There are all kinds of bulls: (1) bulls not worth the money
paid for them. (2) bulls worth the money paid for them, (3)
bulls worth more money than was paid for them. What kind
have you bought ? A good or an excellent bull is heavy in bone
but possesses a fine quality bone; he is of good size for his age;
is deep bodied; has a level back with its width carried through-
out his body from front to rear; he has well-sprung ribs; a
good head, and is good to excellent in beef type.
Some general facts one should find out about a bull at the
time or before buying, are: (1) Is he desirable in conformation
and quality? (2) Does he possess a loose hide and have the
quality to put on flesh evenly? (3) Does he readily respond to
feed? Is he slow, medium or fast in making gains? Unless a
bull has the ability to put on 2-3 pounds of gain per day on
full feed in a feed lot, he should not be used as a bull. A mature
bull should readily put on 2-31/2 pounds per day; better if he
puts on 3/2-4l/ pounds per day; and he will be a real bull if he
will put on 4-6 pounds or more per day for a period of 100-150
days; or a real bull responds readily to feed. (4) Does he con-
sistently get calves as good as he is or better, or do his calves
look more like the calf's mother? The calves of a desirable bull
should look like him, otherwise he may be a "breeding stick"
instead of a good "breeding bull." (5) Are his calves con-
sistently good, or are a majority of his calves of lower quality
and more undesirable than he, or are his calves one-half good
and one-half of the less desirable, or what? A good bull con-
sistently gets good calves no matter to what bred. (6) Is he a
sure breeder?
Many producers ask the question: "What can I afford to
pay for a bull?" From the above statements one should be able
to judge at least some of the desirable characteristics to look
for in a bull. If a producer gets better than the average bull,
or one better than the best cow in his cow herd, he then may


pay up to 22%~-25 % of the value of the cows the bull will
serve. Assuming a bull under pasture conditions should serve
25 cows per season, the following table may serve as a guide to
what may be paid for a bull, provided the purchaser buys a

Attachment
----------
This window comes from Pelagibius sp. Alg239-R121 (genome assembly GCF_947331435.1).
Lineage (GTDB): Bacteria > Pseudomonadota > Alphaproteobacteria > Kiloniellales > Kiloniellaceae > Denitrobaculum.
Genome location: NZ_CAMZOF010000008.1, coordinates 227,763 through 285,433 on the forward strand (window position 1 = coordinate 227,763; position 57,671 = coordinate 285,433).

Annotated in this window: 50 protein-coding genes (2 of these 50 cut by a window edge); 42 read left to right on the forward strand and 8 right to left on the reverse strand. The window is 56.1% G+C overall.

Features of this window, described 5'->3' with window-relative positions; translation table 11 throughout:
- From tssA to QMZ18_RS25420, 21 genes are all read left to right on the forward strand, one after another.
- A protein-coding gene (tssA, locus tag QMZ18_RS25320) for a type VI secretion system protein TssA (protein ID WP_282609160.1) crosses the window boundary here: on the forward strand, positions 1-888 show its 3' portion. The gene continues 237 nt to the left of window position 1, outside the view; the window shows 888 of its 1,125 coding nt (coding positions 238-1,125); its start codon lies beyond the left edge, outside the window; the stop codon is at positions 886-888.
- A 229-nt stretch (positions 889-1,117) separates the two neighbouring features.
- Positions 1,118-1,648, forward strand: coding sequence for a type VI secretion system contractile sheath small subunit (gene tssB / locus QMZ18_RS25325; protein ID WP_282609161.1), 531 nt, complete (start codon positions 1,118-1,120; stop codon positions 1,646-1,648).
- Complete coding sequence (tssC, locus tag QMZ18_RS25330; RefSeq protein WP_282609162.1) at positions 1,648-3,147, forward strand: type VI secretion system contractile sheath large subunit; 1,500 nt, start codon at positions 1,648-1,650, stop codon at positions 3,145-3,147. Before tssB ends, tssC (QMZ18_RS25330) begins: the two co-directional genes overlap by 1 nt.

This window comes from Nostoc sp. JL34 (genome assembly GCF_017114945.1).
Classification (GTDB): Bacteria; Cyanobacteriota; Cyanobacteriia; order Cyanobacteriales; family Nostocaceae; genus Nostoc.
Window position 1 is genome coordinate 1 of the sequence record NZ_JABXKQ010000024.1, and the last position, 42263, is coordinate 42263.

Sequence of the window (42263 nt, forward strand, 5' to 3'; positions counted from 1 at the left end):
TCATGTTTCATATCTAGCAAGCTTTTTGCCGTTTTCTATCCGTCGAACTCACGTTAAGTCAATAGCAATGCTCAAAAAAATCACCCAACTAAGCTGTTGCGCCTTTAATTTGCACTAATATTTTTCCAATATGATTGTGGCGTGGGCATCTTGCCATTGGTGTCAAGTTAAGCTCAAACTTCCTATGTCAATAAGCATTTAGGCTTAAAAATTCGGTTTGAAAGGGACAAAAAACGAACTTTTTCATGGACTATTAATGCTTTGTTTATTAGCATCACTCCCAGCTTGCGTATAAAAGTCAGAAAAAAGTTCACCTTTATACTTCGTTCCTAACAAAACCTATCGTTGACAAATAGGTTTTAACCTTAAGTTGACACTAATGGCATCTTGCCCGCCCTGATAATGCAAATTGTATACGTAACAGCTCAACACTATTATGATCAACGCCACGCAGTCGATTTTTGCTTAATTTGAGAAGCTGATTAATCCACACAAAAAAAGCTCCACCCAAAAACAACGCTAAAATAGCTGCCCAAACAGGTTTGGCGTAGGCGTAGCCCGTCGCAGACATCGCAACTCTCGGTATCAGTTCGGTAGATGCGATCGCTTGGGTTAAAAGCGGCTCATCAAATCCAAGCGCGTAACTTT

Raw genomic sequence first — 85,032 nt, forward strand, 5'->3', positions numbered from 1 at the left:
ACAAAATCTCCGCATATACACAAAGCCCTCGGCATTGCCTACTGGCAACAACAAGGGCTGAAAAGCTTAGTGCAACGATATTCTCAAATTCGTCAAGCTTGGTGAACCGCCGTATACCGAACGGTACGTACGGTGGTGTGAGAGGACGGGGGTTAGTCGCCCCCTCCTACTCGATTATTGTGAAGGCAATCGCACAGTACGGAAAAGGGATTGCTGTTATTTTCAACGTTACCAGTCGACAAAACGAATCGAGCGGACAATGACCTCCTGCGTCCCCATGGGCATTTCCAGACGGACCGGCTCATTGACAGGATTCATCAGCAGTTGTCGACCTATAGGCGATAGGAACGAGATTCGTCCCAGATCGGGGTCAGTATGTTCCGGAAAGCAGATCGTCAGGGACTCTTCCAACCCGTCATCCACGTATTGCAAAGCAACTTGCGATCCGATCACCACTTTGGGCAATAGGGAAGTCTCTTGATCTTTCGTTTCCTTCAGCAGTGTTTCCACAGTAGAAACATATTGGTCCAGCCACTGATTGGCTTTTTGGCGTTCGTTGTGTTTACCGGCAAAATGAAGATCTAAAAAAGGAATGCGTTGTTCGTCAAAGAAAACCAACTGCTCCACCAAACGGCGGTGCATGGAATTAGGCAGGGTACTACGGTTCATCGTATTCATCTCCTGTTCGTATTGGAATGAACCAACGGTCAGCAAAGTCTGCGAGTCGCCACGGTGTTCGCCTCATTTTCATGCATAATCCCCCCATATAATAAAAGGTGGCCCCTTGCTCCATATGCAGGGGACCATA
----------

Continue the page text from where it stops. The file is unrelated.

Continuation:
bull worth the money. If on the other hand a producer can
buy more bull for the money, such producer is that much better
off; but suppose he buys too little bull for his money, he then is


Average number Average value Total value of Top price can pay
cows served per head of cows served for a bull
cows served

25 $ 25.00 $ 625.00 $135.00-165.00
25 30.00 750.00 165.00-190.00
25 35.00 875.00 190.00-225.00
25 40.00 1000.00 240.00-285.00
25 45.00 1125.00 275.00-315.00
25 50.00 1250.00 295.00-350.00
25 60.00 1500.00 325.00-375.00
25 75.00 1875.00 375.00-450.00
25 100.00 2500.00 400.00-500.00

If cows are high in price, then bulls are generally high, and
the price of the offspring is high. The value of the cow herd
therefore has much to do with what one may pay for a bull.
Furthermore, the pastures available, the amount of feed on hand,
the labor situation, etc., will have its effect upon how much one
can pay for a bull. One should buy bulls that will correct the
defects in the cow herd.

Those desirable characteristics of the purebred bull should
likewise appear in a good purebred cow, except that the appear-
ance of the head and neck will display femininity. A good cow
likewise has a quiet temperament.
One should constantly select the best heifers in the herd as
replacements for undesirable cows in the herd, or one should
constantly be on the alert to improve one's existing herd in con-
formation and quality, selecting cows that are thick, low set,
broad and deep, with well-sprung ribs, and short, compact bodies,
One should use his own good judgment in buying bulls.